For example, I was truly fascinated when I studied the part on what was termed as our psychosomatic unity. I used to associate that p-word with self-induced illness.

Now I realize it is a natural aspect of our life that, in fact, plays a crucial role. I believe it should be learned thoroughly especially by teachers and counselors.

As an amateur trying to understand that concept, I learned that since we are made up of body and soul, something material and something spiritual, it would be necessary to know how the contact and relationship between these two constituent components take place and work.

This, in a nutshell, is what our psychosomatic unity is all about. It’s a very interesting study that can give light to why we behave and react to things in a certain manner, or why we have a definite character and temperament. It can tell us what is healthy and not, what is ideal and is not quite so.

The soul is supposed to be the essence of our life. It gives us our nature. It integrates all the parts and levels of life, and determines how we act.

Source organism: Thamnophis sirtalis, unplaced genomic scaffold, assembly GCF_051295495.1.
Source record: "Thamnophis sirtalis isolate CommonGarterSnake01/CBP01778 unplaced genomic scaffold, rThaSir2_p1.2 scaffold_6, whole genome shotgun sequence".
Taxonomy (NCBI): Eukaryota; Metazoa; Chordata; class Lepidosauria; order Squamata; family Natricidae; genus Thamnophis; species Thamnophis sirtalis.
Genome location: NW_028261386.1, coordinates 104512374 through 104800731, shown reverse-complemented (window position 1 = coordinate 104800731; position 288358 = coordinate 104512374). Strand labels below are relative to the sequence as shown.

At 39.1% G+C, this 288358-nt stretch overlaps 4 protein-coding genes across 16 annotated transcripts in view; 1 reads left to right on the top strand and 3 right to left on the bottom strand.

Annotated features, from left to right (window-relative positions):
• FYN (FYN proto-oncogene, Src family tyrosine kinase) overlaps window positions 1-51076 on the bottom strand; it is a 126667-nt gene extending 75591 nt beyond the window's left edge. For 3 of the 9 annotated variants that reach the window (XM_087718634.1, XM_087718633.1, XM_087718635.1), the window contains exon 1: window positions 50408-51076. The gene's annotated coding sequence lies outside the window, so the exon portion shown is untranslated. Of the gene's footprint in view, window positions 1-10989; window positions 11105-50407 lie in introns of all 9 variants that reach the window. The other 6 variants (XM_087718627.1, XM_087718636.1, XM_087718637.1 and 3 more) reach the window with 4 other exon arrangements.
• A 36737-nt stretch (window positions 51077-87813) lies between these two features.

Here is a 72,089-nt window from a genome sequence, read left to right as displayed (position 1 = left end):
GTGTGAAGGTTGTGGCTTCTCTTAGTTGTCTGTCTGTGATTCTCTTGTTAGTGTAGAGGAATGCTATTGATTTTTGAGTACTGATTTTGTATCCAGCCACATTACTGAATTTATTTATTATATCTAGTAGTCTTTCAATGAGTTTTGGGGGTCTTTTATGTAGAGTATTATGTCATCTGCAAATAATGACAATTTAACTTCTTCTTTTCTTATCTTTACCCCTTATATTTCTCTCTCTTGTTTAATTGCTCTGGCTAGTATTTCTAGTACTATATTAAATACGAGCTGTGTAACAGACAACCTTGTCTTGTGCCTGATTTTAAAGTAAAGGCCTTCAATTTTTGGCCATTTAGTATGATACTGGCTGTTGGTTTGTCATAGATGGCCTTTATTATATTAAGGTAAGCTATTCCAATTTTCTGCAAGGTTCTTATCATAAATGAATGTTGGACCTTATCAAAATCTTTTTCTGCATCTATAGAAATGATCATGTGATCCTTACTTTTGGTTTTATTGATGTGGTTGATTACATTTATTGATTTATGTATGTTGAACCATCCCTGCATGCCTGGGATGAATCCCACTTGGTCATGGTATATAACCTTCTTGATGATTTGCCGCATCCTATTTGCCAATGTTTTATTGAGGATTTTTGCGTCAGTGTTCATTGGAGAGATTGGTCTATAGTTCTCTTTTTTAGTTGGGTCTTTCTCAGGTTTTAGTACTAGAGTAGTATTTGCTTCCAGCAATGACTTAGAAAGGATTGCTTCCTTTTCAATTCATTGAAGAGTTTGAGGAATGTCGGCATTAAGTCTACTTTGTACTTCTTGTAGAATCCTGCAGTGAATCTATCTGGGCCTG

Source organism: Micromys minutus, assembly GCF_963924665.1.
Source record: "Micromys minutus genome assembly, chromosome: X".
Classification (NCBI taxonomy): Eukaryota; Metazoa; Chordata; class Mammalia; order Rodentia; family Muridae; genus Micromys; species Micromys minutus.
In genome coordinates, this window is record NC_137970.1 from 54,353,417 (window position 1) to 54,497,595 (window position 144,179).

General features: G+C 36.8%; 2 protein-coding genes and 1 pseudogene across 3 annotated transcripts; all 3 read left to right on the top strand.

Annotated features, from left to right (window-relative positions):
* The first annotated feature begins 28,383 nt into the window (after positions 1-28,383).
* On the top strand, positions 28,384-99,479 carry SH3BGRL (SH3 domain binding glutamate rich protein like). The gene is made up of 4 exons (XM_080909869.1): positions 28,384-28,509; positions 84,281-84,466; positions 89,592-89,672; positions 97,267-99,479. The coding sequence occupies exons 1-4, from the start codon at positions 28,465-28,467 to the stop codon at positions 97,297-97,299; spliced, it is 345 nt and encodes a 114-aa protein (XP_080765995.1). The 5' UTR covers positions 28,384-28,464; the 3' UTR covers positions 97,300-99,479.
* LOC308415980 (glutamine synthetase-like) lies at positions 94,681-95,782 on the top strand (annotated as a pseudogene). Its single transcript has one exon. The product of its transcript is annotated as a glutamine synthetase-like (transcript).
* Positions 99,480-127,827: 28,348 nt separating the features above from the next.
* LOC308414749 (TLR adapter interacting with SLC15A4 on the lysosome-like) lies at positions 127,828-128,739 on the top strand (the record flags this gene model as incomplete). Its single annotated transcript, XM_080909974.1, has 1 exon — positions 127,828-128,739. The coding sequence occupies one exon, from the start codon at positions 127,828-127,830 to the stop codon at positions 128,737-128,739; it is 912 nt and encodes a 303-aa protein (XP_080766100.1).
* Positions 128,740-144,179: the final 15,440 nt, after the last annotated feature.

But while the soul is spiritual and oriented toward the universal and the infinite, it is united to the body, like the form cannot be separated from the substance. And the body individuates the soul, because of its materiality.

It should be very interesting to catalogue and classify the possible combinations, in general terms, of the ways the spiritual is individuated by the material. Actually, there are more interesting, even endless things that can be discovered.

This study on our psychosomatic unity surely makes us understand ourselves better, and helps us to know what to do to grow and improve our life in all its aspects. It can be a wonderful tool to help those with special problems. And these days, cases with special problems are proliferating.